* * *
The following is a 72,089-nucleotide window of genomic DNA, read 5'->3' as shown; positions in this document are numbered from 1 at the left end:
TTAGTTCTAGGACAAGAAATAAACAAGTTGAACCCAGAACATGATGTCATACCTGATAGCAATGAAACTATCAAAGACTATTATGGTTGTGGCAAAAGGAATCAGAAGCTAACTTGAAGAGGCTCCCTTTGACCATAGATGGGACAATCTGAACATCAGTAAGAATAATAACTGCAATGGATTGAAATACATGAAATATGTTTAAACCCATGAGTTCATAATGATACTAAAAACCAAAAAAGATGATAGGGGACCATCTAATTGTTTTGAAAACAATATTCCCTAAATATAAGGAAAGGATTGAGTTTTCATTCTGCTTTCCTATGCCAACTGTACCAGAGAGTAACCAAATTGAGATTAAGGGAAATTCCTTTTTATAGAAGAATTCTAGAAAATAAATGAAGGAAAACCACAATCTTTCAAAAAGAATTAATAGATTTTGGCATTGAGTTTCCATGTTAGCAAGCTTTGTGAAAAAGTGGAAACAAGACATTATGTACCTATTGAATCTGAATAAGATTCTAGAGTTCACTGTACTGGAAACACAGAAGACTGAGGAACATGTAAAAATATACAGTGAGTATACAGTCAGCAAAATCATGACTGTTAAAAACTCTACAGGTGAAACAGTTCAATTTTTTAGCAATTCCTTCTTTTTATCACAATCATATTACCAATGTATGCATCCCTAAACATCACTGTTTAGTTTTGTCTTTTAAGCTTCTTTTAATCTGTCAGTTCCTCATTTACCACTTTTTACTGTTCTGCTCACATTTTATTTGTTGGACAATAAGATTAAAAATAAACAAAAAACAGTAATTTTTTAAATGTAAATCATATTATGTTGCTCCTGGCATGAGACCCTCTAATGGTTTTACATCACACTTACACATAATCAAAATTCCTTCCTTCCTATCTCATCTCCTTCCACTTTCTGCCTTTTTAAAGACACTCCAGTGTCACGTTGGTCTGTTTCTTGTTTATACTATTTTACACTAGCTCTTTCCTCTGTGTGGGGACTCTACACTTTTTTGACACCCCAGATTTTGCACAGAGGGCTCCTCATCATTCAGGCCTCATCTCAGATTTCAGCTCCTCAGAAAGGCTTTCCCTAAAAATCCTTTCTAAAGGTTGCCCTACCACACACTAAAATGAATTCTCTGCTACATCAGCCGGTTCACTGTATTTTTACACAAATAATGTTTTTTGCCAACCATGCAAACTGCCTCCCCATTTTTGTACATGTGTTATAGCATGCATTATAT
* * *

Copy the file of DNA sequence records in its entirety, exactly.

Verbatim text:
The following is a 72,089-nucleotide window of genomic DNA, read 5'->3' as shown; positions in this document are numbered from 1 at the left end:
TTAGTTCTAGGACAAGAAATAAACAAGTTGAACCCAGAACATGATGTCATACCTGATAGCAATGAAACTATCAAAGACTATTATGGTTGTGGCAAAAGGAATCAGAAGCTAACTTGAAGAGGCTCCCTTTGACCATAGATGGGACAATCTGAACATCAGTAAGAATAATAACTGCAATGGATTGAAATACATGAAATATGTTTAAACCCATGAGTTCATAATGATACTAAAAACCAAAAAAGATGATAGGGGACCATCTAATTGTTTTGAAAACAATATTCCCTAAATATAAGGAAAGGATTGAGTTTTCATTCTGCTTTCCTATGCCAACTGTACCAGAGAGTAACCAAATTGAGATTAAGGGAAATTCCTTTTTATAGAAGAATTCTAGAAAATAAATGAAGGAAAACCACAATCTTTCAAAAAGAATTAATAGATTTTGGCATTGAGTTTCCATGTTAGCAAGCTTTGTGAAAAAGTGGAAACAAGACATTATGTACCTATTGAATCTGAATAAGATTCTAGAGTTCACTGTACTGGAAACACAGAAGACTGAGGAACATGTAAAAATATACAGTGAGTATACAGTCAGCAAAATCATGACTGTTAAAAACTCTACAGGTGAAACAGTTCAATTTTTTAGCAATTCCTTCTTTTTATCACAATCATATTACCAATGTATGCATCCCTAAACATCACTGTTTAGTTTTGTCTTTTAAGCTTCTTTTAATCTGTCAGTTCCTCATTTACCACTTTTTACTGTTCTGCTCACATTTTATTTGTTGGACAATAAGATTAAAAATAAACAAAAAACAGTAATTTTTTAAATGTAAATCATATTATGTTGCTCCTGGCATGAGACCCTCTAATGGTTTTACATCACACTTACACATAATCAAAATTCCTTCCTTCCTATCTCATCTCCTTCCACTTTCTGCCTTTTTAAAGACACTCCAGTGTCACGTTGGTCTGTTTCTTGTTTATACTATTTTACACTAGCTCTTTCCTCTGTGTGGGGACTCTACACTTTTTTGACACCCCAGATTTTGCACAGAGGGCTCCTCATCATTCAGGCCTCATCTCAGATTTCAGCTCCTCAGAAAGGCTTTCCCTAAAAATCCTTTCTAAAGGTTGCCCTACCACACACTAAAATGAATTCTCTGCTACATCAGCCGGTTCACTGTATTTTTACACAAATAATGTTTTTTGCCAACCATGCAAACTGCCTCCCCATTTTTGTACATGTGTTATAGCATGCATTATAT